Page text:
My younger sister graduated high school on Friday. Something about spending three hours in your old high school gym looking out over a sea of caps and gowns stirs up your memories. Weird, I know.
I couldn’t really remember much about my actual graduation, what it felt like to sit for three-plus hours, to stand at the podium and give a speech, to do all that posing and picture-taking and what not. It’s blurry. It’s been awhile.
But I do remember a lot about that summer, about what came next.
It was probably the worst summer of my life.
I had a summer job – a day-camp counselor at the local YMCA – but I worked five days a week with really weird hours. I worked the “extended hours” of the camp, getting to work every morning before seven a.m. and punching out at 11, but coming back in at 3:00 and staying until the last kid left at 5:30 or 6:00. I was also first in line as a substitute for the normal, day-time camp counselors, which meant an extra 70 bucks, but that also meant working for twelve hours straight wrangling small children in and out of school buses and counting on my mom to drop me off a packed lunch before we left for the day.
But there was some fun stuff, too. My boyfriend of over two years was home from college and for the second summer we joined the cast of the community theater musical. We’d had a lot of fun the summer before playing biblical husband and wife in Joseph and the Amazing Technicolor Dreamcoat, I was fresh off my stunning performance as Ethel Toffelmeier in The Music Man, and we would be reunited with many of our summer theater friends in Li’l Abner. But this also meant rehearsals two or three times a week. I would run in late, my camp lanyard still around my neck and hit the stage for two or three hours and skipping out on late-night socializing in favor of sleeping like the dead.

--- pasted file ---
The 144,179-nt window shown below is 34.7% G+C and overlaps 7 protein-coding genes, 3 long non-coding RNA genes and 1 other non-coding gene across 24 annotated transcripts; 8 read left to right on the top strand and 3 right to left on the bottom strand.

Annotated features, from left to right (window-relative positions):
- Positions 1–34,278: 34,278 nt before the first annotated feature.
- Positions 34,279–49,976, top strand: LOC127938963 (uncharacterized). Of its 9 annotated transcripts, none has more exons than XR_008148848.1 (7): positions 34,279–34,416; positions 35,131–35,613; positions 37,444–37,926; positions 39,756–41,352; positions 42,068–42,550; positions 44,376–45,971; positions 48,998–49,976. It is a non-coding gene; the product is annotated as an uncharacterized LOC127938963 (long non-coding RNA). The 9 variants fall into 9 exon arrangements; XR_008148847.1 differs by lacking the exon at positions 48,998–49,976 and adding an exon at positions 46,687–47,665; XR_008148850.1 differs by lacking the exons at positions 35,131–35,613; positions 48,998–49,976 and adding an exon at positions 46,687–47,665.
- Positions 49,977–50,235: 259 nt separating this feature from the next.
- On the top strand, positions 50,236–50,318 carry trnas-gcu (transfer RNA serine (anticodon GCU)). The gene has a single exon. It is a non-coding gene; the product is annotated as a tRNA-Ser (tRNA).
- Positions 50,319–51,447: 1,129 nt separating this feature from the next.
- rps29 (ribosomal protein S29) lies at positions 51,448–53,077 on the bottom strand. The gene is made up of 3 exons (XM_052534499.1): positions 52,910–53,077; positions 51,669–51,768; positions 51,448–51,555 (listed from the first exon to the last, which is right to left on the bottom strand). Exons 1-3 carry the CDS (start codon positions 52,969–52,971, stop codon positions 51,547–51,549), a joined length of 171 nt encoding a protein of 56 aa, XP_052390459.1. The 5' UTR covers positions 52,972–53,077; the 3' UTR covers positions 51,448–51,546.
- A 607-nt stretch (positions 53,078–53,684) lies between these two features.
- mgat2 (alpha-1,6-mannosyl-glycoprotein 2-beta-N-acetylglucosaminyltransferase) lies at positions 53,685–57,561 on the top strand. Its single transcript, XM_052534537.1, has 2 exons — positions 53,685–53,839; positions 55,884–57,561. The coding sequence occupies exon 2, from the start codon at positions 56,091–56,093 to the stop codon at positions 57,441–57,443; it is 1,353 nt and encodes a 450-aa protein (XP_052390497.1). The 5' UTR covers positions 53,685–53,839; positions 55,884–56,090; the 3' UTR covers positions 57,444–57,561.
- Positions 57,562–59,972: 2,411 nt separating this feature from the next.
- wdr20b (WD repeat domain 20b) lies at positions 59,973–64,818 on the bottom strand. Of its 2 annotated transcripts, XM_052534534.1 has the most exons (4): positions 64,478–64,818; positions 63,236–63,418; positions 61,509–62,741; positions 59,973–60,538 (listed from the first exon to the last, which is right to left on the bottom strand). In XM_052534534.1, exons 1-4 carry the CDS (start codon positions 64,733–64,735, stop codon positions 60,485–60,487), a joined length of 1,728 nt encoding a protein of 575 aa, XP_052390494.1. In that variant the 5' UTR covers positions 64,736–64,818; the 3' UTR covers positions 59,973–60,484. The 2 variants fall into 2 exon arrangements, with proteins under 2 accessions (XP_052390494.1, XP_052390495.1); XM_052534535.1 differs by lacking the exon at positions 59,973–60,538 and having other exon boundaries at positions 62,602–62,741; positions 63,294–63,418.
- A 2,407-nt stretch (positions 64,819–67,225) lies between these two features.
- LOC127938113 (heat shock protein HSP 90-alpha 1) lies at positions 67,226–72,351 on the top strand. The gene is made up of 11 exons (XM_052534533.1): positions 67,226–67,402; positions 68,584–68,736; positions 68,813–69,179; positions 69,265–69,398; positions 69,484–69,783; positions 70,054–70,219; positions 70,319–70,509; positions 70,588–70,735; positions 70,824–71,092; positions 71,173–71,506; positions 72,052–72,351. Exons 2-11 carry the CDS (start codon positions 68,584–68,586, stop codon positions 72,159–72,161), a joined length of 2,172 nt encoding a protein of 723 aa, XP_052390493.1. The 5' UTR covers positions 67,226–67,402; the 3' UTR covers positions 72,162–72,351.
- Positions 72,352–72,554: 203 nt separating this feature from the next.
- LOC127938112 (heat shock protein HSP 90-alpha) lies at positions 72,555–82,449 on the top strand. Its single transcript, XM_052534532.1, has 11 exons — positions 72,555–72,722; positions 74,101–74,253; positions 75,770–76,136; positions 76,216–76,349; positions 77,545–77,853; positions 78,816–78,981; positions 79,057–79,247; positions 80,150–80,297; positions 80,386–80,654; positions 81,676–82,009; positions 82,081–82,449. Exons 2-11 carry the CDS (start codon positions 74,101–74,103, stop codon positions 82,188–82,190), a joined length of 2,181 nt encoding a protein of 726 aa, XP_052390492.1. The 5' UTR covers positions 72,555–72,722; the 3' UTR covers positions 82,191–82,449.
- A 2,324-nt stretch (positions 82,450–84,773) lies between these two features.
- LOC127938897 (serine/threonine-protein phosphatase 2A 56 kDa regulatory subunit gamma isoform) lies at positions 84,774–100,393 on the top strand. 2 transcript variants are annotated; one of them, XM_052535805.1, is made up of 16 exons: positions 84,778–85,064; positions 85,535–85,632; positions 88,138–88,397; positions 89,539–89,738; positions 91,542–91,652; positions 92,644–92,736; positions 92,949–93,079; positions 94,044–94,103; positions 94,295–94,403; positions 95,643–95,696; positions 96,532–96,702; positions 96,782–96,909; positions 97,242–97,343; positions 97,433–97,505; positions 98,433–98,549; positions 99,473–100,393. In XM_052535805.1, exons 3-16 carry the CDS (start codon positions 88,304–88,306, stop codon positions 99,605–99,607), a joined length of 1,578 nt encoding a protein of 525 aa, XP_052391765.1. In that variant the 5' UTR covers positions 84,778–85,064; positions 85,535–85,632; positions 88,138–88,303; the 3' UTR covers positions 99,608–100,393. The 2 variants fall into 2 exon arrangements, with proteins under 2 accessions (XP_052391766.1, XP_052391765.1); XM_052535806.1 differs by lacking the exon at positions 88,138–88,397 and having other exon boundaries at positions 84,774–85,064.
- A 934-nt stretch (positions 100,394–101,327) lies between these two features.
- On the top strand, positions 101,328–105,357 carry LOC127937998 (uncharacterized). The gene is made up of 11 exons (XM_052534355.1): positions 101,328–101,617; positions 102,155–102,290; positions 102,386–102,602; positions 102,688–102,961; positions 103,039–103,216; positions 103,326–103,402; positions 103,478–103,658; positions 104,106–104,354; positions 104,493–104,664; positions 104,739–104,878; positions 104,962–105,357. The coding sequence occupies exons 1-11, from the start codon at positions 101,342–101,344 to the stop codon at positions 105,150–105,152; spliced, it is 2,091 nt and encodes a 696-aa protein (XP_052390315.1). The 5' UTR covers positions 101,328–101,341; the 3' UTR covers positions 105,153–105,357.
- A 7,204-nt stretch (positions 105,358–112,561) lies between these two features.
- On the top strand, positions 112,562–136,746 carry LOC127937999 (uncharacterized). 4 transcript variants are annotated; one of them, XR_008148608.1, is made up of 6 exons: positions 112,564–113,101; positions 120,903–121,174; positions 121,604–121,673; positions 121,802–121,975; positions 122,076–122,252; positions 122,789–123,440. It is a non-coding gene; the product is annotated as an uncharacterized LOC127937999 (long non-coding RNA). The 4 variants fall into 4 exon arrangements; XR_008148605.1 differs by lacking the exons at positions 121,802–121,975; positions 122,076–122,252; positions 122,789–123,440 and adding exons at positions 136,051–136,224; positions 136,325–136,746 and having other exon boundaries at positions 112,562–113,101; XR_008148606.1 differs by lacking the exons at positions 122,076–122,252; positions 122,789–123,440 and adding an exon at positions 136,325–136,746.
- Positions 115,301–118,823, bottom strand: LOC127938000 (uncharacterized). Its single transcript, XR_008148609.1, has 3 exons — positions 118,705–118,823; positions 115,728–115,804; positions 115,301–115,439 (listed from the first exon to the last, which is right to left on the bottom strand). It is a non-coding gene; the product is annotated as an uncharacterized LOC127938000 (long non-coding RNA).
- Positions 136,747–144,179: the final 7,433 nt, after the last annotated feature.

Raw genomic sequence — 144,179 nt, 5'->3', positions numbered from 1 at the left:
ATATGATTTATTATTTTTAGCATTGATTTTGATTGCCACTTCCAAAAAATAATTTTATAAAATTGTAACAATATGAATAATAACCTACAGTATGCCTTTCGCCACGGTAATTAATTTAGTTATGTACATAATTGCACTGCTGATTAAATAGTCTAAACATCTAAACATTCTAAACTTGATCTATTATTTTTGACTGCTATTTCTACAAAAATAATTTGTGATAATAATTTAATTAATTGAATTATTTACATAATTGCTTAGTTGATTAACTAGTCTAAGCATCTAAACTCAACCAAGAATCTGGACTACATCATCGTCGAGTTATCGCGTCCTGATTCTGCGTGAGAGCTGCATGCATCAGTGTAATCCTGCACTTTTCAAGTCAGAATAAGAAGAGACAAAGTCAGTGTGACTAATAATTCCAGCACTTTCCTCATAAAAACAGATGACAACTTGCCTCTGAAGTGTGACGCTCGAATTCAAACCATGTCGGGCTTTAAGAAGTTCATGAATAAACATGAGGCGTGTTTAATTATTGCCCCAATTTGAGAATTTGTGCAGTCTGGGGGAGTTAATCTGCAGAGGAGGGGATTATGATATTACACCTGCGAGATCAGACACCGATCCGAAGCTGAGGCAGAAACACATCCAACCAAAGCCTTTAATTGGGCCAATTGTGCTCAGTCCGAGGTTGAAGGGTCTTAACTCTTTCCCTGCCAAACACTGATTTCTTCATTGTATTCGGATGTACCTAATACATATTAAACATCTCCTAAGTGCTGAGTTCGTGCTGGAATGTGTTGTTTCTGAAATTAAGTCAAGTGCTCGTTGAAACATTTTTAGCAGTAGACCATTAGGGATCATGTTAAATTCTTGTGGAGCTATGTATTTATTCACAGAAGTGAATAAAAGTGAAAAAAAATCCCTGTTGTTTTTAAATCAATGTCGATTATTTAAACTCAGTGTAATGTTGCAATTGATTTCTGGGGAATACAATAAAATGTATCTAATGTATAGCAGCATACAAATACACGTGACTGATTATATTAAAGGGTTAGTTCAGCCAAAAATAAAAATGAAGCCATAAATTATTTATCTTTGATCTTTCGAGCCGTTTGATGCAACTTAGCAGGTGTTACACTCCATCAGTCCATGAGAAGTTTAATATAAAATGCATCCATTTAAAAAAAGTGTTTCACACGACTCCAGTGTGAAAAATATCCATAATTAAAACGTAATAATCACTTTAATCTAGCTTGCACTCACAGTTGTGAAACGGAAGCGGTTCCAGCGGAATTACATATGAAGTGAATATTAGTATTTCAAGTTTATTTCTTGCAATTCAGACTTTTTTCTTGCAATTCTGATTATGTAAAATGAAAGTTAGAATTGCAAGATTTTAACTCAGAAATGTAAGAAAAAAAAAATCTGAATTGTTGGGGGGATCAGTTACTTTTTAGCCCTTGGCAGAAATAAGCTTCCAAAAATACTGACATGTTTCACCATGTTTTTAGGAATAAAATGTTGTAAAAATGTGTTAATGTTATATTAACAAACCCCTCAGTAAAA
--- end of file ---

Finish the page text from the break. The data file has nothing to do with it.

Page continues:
Things were okay until July. I got my wisdom teeth out and it really knocked me out. I suppose I’m not one of those people who can bounce back quickly after oral surgery: I spent a few days laid up on the couch, a few more hopped up on painkillers, and I couldn’t eat much of anything for over a week. Returning to my long hours of work coincided with play rehearsals ramping up, which was even harder to manage with a diet of ibuprofens and applesauce. I went over to my boyfriend’s house after rehearsal one night, tired and starving, and scrounged his cupboards for anything soft enough to eat. I found a dented old can of soup that looked decent…. and then spent all night sick to my stomach with what I’m guessing was food poisoning. I was out of work/rehearsal for the rest of the week.
But behind all this physical exertion and malady, there were two other things going on that summer. First, I was leaving for college in the fall. I was buying a computer, getting my roommate assignments, buying shower caddies and extra-long sheets and feeling sad and stressed about leaving my friends and family.
Second, my boyfriend was breaking up with me, in that slow and painful way that seems to happen to me a lot… that kind of extended, emotionally painful tug-of-war where neither of you are happy with the current status quo but the person who is pulling away (him) can’t muster the balls to actually confront the person they used to love so much (me). While I was working and going to bed early and convalescing and stressing out of about college, he was making new friends with our theater crew and letting another girl woo him away. I had the unpleasant task of actually ending the relationship, even though I was the one essentially being left behind.